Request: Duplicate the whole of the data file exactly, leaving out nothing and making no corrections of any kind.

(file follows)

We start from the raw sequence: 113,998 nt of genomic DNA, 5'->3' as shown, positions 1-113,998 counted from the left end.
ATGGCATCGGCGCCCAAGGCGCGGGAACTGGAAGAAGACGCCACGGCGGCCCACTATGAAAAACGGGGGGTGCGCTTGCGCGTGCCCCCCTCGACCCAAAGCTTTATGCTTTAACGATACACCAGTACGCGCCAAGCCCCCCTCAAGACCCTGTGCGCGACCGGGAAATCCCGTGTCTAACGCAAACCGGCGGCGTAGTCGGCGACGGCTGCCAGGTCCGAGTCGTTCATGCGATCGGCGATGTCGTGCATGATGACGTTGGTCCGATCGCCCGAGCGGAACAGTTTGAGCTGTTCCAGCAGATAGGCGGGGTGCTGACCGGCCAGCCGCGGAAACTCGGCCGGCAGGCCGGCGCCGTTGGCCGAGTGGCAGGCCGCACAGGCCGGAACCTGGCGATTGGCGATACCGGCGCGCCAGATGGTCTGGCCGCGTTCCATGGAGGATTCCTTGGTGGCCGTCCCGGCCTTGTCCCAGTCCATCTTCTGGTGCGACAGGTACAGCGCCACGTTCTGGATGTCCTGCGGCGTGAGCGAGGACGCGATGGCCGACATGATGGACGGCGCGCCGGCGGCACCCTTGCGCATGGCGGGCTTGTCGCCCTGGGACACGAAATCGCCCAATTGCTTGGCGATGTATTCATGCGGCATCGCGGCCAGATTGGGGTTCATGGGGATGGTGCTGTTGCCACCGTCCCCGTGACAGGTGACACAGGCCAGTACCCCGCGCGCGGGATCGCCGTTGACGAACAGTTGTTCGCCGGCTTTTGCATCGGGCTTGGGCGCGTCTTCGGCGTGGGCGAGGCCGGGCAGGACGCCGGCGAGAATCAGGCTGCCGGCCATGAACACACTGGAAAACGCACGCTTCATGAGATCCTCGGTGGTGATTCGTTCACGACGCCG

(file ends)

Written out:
We start from the raw sequence: 113,998 nt of genomic DNA, 5'->3' as shown, positions 1-113,998 counted from the left end.
ATGGCATCGGCGCCCAAGGCGCGGGAACTGGAAGAAGACGCCACGGCGGCCCACTATGAAAAACGGGGGGTGCGCTTGCGCGTGCCCCCCTCGACCCAAAGCTTTATGCTTTAACGATACACCAGTACGCGCCAAGCCCCCCTCAAGACCCTGTGCGCGACCGGGAAATCCCGTGTCTAACGCAAACCGGCGGCGTAGTCGGCGACGGCTGCCAGGTCCGAGTCGTTCATGCGATCGGCGATGTCGTGCATGATGACGTTGGTCCGATCGCCCGAGCGGAACAGTTTGAGCTGTTCCAGCAGATAGGCGGGGTGCTGACCGGCCAGCCGCGGAAACTCGGCCGGCAGGCCGGCGCCGTTGGCCGAGTGGCAGGCCGCACAGGCCGGAACCTGGCGATTGGCGATACCGGCGCGCCAGATGGTCTGGCCGCGTTCCATGGAGGATTCCTTGGTGGCCGTCCCGGCCTTGTCCCAGTCCATCTTCTGGTGCGACAGGTACAGCGCCACGTTCTGGATGTCCTGCGGCGTGAGCGAGGACGCGATGGCCGACATGATGGACGGCGCGCCGGCGGCACCCTTGCGCATGGCGGGCTTGTCGCCCTGGGACACGAAATCGCCCAATTGCTTGGCGATGTATTCATGCGGCATCGCGGCCAGATTGGGGTTCATGGGGATGGTGCTGTTGCCACCGTCCCCGTGACAGGTGACACAGGCCAGTACCCCGCGCGCGGGATCGCCGTTGACGAACAGTTGTTCGCCGGCTTTTGCATCGGGCTTGGGCGCGTCTTCGGCGTGGGCGAGGCCGGGCAGGACGCCGGCGAGAATCAGGCTGCCGGCCATGAACACACTGGAAAACGCACGCTTCATGAGATCCTCGGTGGTGATTCGTTCACGACGCCG